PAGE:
The Ultimate Buffalo Bill: Kyle Williams Reflective as Playoff Berth Nears

ORCHARD PARK, N.Y.—As practice winds down in the Buffalo Bills’ ADPRO Training center, 34-year-old Kyle Williams runs through last-minute defensive end drills like a giddy little kid. He pushes and shoves some of his teammates, laughing heartily. It’s the week before Christmas, and that probably has something to do with it, but that’s not the only reason Williams is in such a jovial mood. He’s like this all season long, because he loves football. He loves his teammates. He loves Buffalo. And with the Bills sniffing a playoff berth for the first time in 17 years, he wouldn’t want to be anywhere else in the world, which is ideal since Williams is the longest tenured Bill by a mile.

“I told the guys the other night, we have the opportunity to play and be in a city that celebrates hard work and grit,” Williams told me after practice. “And it’s not like everywhere else in the world. That’s why it’s so easy for me to really care about the people here because they can see themselves in us, and we can see ourselves in them. Tough, blue collar—everything this city is about is everything I’ve ever based my career on.”

Williams didn’t have any preconceived notions about the Queen City when he was first drafted in the fifth round of the 2006 NFL Draft. The Ruston, Louisiana native and LSU alum hadn’t heard much about Western New York or anywhere else in the northeast for that matter. When he arrived, he spent his first five weeks living in a hotel without a vehicle, participating in OTA’s and minicamp, and getting used to the rigors of the offseason as a bright-eyed rookie.

“It was pretty tough those first few weeks. But as I got into the season, got myself a car and started settling in here, I very quickly recognized that this was a place I really liked and felt comfortable in.”

Over the years, Williams and his wife began investing in the community and building a family—they now have five kids ages 10, 9, 6, 4 and 2. And when his oldest daughter was ready to go to school, they started house hunting. But at a wedding back in Louisiana, Williams fell into a conversation with Drew Hull, the son of Bills legendary center, Kent Hull. Drew told Williams that his father raised their family in Buffalo and Mississippi, spending six months in one and six months in the other. He loved having a ton of friends in both places.

“I talked to my wife and we decided to try the same thing with Louisiana and we really like it because we get a little taste of home and family there, but we also enjoy our time here as well,” Williams said.

Other than packing up after the end of the season and heading back to his home state for the spring and summer, Williams says he never really thought about leaving Buffalo. This is his team, and he takes a lot of pride being part of the community. So, when people or reporters ask him why he’s stayed here his entire career, instead of jumping to another team in a bigger city, bigger market and with at least one playoff appearance in the last decade, Williams is quick to guffaw.

Why would he leave?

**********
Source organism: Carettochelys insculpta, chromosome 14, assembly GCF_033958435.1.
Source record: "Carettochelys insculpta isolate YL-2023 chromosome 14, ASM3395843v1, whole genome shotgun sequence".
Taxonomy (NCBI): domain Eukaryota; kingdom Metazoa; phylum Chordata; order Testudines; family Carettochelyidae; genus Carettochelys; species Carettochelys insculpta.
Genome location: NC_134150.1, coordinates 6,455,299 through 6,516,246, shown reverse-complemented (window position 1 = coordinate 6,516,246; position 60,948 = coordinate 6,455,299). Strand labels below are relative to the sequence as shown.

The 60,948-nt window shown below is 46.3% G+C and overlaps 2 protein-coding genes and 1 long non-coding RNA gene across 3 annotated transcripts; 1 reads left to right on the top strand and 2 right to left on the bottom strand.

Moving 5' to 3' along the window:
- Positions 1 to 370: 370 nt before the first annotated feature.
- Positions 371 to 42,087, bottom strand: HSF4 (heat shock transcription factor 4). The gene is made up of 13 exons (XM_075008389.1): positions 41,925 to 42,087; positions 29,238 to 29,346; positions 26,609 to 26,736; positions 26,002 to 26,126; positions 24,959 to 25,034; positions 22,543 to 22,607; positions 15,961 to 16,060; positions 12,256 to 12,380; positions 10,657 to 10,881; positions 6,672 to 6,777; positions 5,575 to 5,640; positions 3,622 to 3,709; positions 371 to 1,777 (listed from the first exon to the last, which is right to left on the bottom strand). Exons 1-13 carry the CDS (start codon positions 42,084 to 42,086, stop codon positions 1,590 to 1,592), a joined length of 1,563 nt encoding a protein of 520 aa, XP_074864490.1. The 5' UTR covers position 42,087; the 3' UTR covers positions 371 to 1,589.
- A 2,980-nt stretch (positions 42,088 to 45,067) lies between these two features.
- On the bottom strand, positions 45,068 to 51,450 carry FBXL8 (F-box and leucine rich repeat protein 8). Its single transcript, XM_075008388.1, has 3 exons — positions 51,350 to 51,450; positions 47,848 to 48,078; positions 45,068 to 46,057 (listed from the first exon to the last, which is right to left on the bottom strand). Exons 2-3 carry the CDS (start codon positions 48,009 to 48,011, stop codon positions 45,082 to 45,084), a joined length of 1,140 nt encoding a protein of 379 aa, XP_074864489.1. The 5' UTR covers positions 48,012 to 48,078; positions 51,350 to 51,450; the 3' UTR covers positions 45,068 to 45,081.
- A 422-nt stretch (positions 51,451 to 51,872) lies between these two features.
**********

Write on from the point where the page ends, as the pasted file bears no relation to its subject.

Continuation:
Other players who have come to Buffalo from other teams or via the draft often only look at Buffalo in its two basic terms: cold and snowy. But Williams has seen the same attachment he quickly developed to the region. Those same players spend a season here, maybe more, and find they are hooked.

“It’s real,” he said, stone faced. “I’ve seen it a lot. Over the years, I’ve seen it not just with players but also with friends and family who come to visit and have never been here before. They are here for a game weekend and spend time in the city and they don’t want to leave. I’ve had more people say to me, ‘man this place is awesome.’ And I’m always like, ‘yeah, I know. let’s not share my little secret.’”

Williams’ profound connection and deep love of Buffalo not only sustains him off the field, but also drives him on the field. He wants more than anything to help bring the fans the return to postseason football they crave, but also wants more. The purpose, he says, isn’t just to make the playoffs, but becoming an AFC Champion and even a Super Bowl Champion. For Williams, his ultimate goal doesn’t just live and die with the playoffs. He strives for something higher, something bigger. He wants Buffalo to remember him.

Now in his 12th NFL season, Williams is a free agent next season. He says he’s not thinking about his future. He’s keenly focused on how he can help lead in the locker room and get the team ready to pull out a must-win against the Miami Dolphins instead. Still, local and national media can’t help but ask about his plans.

“When we go in the offseason, whenever that will be, it may be at the forefront of my mind because there is still so much unknown,” Williams said. “So right now, I’m just trying to enjoy what we have going on right now and whatever happens after the season, the team and I will try to figure out together.”

In truth, Williams would like to retire in Buffalo. He’s been here for over a decade. He’s invested his heart, family, sweat, blood and yes, tears. For some players, a little lightbulb often goes off that tells them when it’s time to retire. Williams says his lightbulb hasn’t gone off yet.

“I still love to play. I still love to prepare and do all the work involved. I love being around the team. So, we’ll see what happens. I honestly don’t know.

But if Williams were to retire or play elsewhere, he has one small wish of the fanbase for which he was been intertwined for over a decade.

“Twenty years from now, when this organization has won a few Super Bowls and accomplished great things, I just want fans to look back and say, ‘you know who would have been great to have on this team—Kyle Williams.’”